# Types and Programming Languages Chapters 6 & 7 An ML Implementation of the Lambda Calculus

## Approximate Meeting Outline

• 5 minutes of collective helplessness in the absence of @mudge
• 1 minute of collective resolve to persevere nonetheless
• 20 mins on De Bruijn indices
• 5 mins of deciding to mob an implementation without worrying about renaming at all
• 1hr of successful mobbing
• 20 mins of show and tell

If anyone can remember what we spent the missing 9 minutes on, please update accordingly.

## Mobbing

We decided (based on experiences of those who'd written an implementation before the meeting) that the most achievable goal would be to try a ruby implementation that used a conventional named representation of terms, but not worry about bound variable renaming to avoid capture. @leocassarani kindly volunteered to type, and proceeded to wow us with the joys of vim abbreviations to automatically turn `lambda` into `λ`.

We decided on a handful of basic test cases to exercise each of the evaluation rule schemas, while avoiding the naming problems we'd deliberately decided to skirt:

• E-AppAbs (commit): (λx. x)(λx. x) -> (λx. x)

For this rule we required an application of two values (i.e. lambda-abstractions), so this was the simplest test case we could construct. It required us to begin implementing substitution, in the first iteration simply matching on variable names.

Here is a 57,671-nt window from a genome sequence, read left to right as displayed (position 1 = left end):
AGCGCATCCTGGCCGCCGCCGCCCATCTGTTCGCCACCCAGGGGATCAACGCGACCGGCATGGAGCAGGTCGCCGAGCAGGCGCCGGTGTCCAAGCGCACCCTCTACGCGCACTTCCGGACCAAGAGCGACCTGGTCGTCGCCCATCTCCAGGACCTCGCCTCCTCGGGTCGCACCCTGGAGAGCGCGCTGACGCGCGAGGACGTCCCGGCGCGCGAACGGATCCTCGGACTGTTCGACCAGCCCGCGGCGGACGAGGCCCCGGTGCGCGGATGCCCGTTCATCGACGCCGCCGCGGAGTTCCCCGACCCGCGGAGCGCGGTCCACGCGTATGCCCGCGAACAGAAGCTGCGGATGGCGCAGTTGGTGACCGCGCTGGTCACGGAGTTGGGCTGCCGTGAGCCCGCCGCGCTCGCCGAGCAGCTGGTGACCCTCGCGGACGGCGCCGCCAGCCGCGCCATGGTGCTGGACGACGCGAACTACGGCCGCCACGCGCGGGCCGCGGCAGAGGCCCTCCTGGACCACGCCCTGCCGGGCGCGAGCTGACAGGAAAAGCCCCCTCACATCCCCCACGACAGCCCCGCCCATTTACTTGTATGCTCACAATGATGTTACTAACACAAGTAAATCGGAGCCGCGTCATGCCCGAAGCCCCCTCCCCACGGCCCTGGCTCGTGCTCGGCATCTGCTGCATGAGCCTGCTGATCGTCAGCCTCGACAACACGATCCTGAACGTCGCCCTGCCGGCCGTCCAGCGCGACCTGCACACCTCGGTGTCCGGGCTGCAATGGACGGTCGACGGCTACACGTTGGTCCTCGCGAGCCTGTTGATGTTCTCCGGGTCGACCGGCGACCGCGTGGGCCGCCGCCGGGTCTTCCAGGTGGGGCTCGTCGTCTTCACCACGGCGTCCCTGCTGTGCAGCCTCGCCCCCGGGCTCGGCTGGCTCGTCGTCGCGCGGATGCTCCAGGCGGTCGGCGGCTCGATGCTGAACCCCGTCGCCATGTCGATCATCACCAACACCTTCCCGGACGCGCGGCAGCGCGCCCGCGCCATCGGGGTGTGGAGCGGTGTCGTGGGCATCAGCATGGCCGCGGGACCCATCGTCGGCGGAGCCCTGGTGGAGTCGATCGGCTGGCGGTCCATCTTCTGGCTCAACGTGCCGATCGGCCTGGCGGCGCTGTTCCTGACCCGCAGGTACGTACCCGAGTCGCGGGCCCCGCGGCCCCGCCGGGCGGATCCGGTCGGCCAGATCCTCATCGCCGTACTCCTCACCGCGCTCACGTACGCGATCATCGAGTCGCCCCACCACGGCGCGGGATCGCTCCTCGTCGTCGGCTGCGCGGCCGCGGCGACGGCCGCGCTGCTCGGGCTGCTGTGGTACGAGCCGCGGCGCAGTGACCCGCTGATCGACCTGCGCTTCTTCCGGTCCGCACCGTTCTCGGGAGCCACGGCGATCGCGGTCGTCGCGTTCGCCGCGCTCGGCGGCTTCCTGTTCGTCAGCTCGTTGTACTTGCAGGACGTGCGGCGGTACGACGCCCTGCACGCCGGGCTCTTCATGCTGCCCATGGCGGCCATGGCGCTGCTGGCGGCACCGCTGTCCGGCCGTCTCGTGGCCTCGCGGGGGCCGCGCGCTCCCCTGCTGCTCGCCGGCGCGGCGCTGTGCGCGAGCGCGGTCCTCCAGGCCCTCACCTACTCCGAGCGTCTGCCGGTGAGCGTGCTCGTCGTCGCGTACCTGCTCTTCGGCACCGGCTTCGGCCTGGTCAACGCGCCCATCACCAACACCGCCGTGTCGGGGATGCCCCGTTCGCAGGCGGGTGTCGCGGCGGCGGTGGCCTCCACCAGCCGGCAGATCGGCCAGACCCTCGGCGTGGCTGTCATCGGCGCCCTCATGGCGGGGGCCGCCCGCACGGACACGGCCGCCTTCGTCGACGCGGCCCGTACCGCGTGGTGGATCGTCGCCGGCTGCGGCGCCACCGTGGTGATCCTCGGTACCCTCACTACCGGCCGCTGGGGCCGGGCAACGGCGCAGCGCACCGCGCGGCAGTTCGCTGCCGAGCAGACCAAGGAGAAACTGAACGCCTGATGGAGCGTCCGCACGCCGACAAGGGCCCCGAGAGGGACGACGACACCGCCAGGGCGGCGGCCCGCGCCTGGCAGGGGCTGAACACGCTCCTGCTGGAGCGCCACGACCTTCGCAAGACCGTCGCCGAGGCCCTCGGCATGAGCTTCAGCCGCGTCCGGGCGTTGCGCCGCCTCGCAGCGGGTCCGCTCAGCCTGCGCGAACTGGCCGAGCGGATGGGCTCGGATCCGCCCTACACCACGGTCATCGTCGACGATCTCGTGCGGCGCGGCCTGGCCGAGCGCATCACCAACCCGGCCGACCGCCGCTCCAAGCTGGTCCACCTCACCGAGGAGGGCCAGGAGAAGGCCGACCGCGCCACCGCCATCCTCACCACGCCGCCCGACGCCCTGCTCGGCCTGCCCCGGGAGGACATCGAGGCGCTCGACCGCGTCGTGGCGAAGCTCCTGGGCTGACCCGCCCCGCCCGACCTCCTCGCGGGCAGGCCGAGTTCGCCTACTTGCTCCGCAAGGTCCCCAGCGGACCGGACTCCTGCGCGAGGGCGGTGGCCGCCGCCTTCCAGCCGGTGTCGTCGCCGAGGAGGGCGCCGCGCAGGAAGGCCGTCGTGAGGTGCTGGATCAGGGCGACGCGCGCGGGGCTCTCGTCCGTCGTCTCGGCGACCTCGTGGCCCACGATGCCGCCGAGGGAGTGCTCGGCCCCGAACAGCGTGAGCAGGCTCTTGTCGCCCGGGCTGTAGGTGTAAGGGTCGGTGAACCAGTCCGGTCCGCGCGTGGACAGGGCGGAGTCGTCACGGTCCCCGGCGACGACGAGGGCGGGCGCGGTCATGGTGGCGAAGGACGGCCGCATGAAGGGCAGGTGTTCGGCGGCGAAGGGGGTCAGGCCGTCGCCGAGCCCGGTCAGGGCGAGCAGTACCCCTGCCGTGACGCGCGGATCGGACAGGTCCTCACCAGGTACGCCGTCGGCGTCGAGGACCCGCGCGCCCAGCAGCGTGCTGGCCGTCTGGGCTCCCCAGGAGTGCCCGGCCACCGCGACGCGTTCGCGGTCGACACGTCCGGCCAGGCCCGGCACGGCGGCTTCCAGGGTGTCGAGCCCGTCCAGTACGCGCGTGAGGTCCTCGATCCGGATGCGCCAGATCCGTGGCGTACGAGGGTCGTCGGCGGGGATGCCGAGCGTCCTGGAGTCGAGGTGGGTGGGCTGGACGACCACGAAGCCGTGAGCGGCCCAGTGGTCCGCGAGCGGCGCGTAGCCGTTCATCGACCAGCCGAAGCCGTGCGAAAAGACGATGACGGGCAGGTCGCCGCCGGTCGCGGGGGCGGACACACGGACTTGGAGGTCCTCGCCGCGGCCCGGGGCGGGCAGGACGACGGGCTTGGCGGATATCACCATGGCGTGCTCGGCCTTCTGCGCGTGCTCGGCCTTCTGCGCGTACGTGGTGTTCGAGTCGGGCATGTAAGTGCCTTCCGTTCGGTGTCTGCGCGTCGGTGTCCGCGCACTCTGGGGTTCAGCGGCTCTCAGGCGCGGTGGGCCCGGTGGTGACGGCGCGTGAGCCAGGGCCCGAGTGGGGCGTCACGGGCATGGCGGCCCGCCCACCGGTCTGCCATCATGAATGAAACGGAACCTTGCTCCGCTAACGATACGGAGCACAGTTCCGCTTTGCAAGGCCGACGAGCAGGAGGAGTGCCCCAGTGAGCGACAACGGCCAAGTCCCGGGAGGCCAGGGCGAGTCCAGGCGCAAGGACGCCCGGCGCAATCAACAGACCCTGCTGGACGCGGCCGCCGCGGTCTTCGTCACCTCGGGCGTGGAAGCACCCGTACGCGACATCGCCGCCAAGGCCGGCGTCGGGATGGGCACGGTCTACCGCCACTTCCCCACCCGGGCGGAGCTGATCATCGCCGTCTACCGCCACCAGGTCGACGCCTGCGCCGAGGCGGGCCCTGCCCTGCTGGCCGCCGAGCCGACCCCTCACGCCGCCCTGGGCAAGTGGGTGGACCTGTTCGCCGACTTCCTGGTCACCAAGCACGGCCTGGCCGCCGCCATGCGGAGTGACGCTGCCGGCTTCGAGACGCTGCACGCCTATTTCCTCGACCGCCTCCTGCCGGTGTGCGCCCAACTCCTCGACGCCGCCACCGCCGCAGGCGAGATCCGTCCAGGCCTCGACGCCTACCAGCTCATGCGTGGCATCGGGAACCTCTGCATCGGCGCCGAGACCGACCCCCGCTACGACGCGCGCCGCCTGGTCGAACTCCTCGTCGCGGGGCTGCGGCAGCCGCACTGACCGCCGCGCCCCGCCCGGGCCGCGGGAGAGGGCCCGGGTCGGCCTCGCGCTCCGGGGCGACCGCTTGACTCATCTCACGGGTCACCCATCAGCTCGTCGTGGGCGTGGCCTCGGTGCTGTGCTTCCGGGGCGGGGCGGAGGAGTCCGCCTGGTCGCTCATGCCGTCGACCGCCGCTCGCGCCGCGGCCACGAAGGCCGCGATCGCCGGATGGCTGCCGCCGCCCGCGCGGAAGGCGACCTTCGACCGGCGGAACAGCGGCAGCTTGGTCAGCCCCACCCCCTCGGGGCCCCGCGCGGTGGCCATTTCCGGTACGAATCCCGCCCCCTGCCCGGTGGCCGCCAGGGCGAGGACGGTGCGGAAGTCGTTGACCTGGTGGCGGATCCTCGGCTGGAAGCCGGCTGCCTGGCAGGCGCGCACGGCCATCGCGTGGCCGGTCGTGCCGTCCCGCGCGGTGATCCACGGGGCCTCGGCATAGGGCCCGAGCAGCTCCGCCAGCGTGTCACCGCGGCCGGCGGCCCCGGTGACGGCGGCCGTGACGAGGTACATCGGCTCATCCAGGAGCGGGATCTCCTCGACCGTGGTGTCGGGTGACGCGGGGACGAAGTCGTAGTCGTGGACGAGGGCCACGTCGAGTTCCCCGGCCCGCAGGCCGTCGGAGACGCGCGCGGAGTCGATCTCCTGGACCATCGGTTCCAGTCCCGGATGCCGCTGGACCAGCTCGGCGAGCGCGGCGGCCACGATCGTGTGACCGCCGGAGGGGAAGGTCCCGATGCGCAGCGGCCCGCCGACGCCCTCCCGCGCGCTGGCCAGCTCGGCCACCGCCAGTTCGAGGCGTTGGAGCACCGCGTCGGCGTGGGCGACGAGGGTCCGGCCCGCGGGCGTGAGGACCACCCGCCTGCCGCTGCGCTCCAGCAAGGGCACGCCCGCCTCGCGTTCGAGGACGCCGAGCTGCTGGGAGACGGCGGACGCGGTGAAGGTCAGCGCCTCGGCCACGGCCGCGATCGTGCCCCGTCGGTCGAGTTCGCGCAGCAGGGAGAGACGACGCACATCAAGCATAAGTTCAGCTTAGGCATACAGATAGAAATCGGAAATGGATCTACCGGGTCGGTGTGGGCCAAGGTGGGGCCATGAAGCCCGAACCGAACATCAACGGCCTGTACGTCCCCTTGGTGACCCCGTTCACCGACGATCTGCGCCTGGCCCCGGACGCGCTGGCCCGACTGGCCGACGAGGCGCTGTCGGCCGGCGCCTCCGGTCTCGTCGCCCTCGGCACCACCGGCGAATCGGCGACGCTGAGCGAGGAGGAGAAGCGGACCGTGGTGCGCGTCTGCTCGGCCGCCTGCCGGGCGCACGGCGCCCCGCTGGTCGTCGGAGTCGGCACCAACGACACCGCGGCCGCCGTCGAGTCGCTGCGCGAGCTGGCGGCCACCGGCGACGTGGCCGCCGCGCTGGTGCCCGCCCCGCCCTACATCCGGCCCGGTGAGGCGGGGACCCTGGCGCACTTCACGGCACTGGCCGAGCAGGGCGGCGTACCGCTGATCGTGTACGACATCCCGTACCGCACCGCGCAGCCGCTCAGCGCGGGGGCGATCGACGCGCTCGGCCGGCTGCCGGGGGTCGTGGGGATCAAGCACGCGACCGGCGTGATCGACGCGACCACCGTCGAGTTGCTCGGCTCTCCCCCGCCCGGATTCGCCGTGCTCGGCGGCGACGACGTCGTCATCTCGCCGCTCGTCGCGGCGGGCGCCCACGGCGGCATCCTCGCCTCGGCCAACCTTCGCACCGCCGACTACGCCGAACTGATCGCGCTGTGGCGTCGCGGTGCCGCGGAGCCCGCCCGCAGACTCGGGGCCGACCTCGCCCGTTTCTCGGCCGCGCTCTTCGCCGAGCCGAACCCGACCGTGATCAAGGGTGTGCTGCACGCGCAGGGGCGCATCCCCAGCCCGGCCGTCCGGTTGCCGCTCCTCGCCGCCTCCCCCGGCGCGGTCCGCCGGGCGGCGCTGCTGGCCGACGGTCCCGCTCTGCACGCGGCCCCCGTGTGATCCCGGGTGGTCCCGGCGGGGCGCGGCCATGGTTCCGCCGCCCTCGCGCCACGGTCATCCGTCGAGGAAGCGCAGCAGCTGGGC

• E-App2 (commit): (λx. x) ((λx. x) (λz. (λx. x) z)) -> (λx. x) (λz. (λx. x) z)

Not much to say here - now that the RHS of the application isn't a value, per the evaluation rule we just eval'd the RHS and returned a new application with the result. Our existing substitution logic was sufficient for this to work.

• E-App1 (commit): ((λx. x) (λx. x)) (λz. z) -> (λx. x) (λz. z)

Now, having constructed an example where the LHS was an application, we eval'd the LHS and returned a new application using the result.

• Expanding substitution (code): (λx. (λy. x y))(λz. z) -> λy. (λz. z) y

So far our examples had only required implementing substitution for variables, so we wrote an example that required substitution in both an abstraction and an application.

• Playing around (commit)

We wanted to try some more examples, so we implemented a "fully evaluate" method and started to plug in some of the boolean examples from Chapter 5.

I think we also tried some breaking examples that our absence of name-handling couldn't cope with, but we didn't commit them and I can't remember what they were. They were probably really good, though.

## Show and tell

The implementations:

• Leo demo'd his Haskell implementation, contrasting his renaming strategy with James's - James cycled through the alphabet to pick new variable names, while Leo renamed using primes, e.g. `[a, a', a'', ...]`.
• We were running short of time so Chris didn't show us his implementation on screen, but said it was a relatively direct translation to Elixir of the book's implementation (but with `much_ImprovedNamingconventions`).